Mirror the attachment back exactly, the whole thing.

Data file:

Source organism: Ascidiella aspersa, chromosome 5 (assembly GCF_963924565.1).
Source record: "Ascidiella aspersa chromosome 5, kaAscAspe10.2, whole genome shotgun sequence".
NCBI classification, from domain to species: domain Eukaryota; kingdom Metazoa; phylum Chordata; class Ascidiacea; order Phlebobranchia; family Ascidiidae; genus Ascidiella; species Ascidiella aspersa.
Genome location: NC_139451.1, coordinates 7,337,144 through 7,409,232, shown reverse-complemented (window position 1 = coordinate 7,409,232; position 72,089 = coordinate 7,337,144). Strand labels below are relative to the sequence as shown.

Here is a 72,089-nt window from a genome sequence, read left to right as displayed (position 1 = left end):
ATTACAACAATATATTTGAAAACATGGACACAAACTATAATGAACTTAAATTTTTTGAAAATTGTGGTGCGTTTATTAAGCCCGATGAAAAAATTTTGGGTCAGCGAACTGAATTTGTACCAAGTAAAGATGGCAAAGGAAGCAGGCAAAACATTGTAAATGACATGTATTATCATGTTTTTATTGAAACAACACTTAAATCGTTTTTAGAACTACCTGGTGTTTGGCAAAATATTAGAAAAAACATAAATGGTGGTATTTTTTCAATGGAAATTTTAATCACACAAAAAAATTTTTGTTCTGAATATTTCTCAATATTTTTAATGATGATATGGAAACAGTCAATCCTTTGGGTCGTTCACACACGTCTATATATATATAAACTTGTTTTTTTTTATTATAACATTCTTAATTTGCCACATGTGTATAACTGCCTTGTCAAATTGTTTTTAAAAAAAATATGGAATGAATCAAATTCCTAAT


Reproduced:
Source organism: Ascidiella aspersa, chromosome 5 (assembly GCF_963924565.1).
Source record: "Ascidiella aspersa chromosome 5, kaAscAspe10.2, whole genome shotgun sequence".
NCBI classification, from domain to species: domain Eukaryota; kingdom Metazoa; phylum Chordata; class Ascidiacea; order Phlebobranchia; family Ascidiidae; genus Ascidiella; species Ascidiella aspersa.
Genome location: NC_139451.1, coordinates 7,337,144 through 7,409,232, shown reverse-complemented (window position 1 = coordinate 7,409,232; position 72,089 = coordinate 7,337,144). Strand labels below are relative to the sequence as shown.

Here is a 72,089-nt window from a genome sequence, read left to right as displayed (position 1 = left end):
ATTACAACAATATATTTGAAAACATGGACACAAACTATAATGAACTTAAATTTTTTGAAAATTGTGGTGCGTTTATTAAGCCCGATGAAAAAATTTTGGGTCAGCGAACTGAATTTGTACCAAGTAAAGATGGCAAAGGAAGCAGGCAAAACATTGTAAATGACATGTATTATCATGTTTTTATTGAAACAACACTTAAATCGTTTTTAGAACTACCTGGTGTTTGGCAAAATATTAGAAAAAACATAAATGGTGGTATTTTTTCAATGGAAATTTTAATCACACAAAAAAATTTTTGTTCTGAATATTTCTCAATATTTTTAATGATGATATGGAAACAGTCAATCCTTTGGGTCGTTCACACACGTCTATATATATATAAACTTGTTTTTTTTTATTATAACATTCTTAATTTGCCACATGTGTATAACTGCCTTGTCAAATTGTTTTTAAAAAAAATATGGAATGAATCAAATTCCTAAT